“I’ve had her before in Plains, Montana, and she is an outstanding horse and has been for five or six years,” Wright said. “I was excited to have her. She jumped and kicked with Ryder, and was just what a guy wanted. I thought if a guy had a shorter rein he could ride better, so it was an advantage to see her before (I rode her).”

Wright has now won 15 rounds in 12 years at the WNFR, but had never won Round 8, until Thursday night. He’s now won every round at the WNFR, except for Rounds 1 and 5.

“It’s pretty awesome to have the best ride, any time,” Wright said. “We are against the Top 15 guys in the world, and heck, it seems like a big accomplishment to beat those guys. Rusty, Ryder, Jake and Jesse, they are going for first and don’t care if the guy ahead of them was a 90 or a 50. They will try to beat it.”

Jacobs Crawley is closing in on his second straight world saddle bronc riding title, leading the entire field by nearly $52,000 with two nights left. Crawley is also third in the average.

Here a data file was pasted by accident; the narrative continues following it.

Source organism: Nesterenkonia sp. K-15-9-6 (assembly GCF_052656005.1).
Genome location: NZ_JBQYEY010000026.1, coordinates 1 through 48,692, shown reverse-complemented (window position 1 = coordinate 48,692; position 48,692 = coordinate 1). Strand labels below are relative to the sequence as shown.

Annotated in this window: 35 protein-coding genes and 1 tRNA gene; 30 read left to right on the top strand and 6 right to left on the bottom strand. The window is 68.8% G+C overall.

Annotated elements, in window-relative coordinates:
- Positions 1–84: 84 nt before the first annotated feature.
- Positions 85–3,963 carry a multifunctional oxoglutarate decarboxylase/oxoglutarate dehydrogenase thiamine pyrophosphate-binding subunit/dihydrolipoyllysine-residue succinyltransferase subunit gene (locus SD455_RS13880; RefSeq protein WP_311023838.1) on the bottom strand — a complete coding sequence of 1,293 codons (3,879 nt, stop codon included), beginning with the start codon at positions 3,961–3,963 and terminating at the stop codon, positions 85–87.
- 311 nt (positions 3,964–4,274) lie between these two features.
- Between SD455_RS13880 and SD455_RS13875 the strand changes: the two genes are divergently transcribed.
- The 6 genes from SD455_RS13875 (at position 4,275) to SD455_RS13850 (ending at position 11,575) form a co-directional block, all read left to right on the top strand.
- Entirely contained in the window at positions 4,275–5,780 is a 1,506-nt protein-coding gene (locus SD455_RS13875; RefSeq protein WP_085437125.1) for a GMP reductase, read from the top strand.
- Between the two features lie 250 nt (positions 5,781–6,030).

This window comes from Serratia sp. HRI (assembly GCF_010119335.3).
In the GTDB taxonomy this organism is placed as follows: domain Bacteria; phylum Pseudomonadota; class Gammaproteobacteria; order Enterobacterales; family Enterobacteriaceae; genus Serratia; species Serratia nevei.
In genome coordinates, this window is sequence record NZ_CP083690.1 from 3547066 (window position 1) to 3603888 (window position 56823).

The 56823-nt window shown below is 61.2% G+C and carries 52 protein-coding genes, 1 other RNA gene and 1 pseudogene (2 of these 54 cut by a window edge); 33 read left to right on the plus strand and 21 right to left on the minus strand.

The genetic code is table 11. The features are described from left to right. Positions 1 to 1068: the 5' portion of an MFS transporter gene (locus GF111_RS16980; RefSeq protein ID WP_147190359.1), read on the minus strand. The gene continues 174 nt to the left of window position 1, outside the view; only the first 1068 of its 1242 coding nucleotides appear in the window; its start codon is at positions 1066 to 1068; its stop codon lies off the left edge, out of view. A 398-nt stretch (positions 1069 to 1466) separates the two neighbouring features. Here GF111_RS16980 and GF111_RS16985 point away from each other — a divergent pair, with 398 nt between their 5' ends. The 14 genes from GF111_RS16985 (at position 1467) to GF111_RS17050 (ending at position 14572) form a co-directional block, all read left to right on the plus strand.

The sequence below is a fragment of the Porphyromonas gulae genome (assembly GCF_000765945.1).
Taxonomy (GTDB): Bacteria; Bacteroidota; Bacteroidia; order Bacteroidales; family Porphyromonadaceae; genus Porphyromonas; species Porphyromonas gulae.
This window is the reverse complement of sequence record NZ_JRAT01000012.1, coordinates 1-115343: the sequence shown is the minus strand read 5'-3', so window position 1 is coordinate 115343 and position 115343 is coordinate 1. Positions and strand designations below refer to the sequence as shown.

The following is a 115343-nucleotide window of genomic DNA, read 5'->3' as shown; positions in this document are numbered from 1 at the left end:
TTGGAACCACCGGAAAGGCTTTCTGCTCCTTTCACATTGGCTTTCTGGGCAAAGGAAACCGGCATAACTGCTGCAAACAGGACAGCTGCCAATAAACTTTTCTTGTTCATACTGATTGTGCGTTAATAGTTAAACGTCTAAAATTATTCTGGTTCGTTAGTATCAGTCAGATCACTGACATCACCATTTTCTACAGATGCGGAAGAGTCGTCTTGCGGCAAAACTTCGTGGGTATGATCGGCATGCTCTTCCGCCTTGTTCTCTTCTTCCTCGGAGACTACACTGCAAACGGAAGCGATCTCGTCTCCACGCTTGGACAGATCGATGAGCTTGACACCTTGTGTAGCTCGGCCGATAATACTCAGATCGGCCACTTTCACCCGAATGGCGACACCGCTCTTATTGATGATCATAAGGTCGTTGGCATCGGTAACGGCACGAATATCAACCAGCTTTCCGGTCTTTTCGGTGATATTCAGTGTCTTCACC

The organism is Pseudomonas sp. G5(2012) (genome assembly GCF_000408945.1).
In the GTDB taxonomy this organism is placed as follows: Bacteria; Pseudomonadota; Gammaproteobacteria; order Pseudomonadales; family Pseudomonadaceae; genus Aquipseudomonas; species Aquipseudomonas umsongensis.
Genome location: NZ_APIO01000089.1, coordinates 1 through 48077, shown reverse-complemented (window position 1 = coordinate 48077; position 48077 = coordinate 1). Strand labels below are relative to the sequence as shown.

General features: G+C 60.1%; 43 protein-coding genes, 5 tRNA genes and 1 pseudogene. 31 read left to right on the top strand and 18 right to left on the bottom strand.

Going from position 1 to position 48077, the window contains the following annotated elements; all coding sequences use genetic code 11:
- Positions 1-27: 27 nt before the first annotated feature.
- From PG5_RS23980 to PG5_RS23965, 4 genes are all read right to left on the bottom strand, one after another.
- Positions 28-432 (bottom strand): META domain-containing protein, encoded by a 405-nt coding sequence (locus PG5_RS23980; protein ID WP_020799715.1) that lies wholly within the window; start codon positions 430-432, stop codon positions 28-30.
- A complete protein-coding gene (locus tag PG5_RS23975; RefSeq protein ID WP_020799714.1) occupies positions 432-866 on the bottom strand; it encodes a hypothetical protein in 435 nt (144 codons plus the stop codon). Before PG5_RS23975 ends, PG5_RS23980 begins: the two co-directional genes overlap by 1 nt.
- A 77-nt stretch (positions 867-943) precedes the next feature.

Shane Hanchey, the 2013 world champion tie-down roper, did his grandmother proud in Round 8.

Earlier in the day, Irene Hanchey passed away. Although he didn’t know it at the time, her grandson honored her by winning Thursday night with a time of 6.8 seconds.

“My brother (Jason) helps me every night, and after I got done with my run for some reason he was teared up,” Hanchey said. “He let me know my grandma passed away today. She broke her hip (Wednesday), they operated on her today and they ended up losing her on the table. She had a heart attack. It happened earlier today, and they didn’t want to tell me until I roped. Jason was crying and told me that the reason I won was all her up there. That’s pretty crazy.”

Hanchey hasn’t had an ideal WNFR, as he’s only earned three checks – including a Round-1 win. He won’t be collecting a gold or WNFR average buckle, but is fighting until the very end.

“I knew I had a calf that I could take a rip at the barrier, and if things worked out I could be fast,” he said. “After Matt Shiozawa (he was 7.1 seconds) went, I thought that was about the best run I’ve seen in awhile. It’s just hard to comprehend that I won.”

The tie-down roping world title race is still wide open with two rounds remaining. Brazilian Marcos Costa leads the world, but is fifth in the WNFR average.

Tyson Durfey and Hunter Herrin are the two men with the best shot at catching Costa.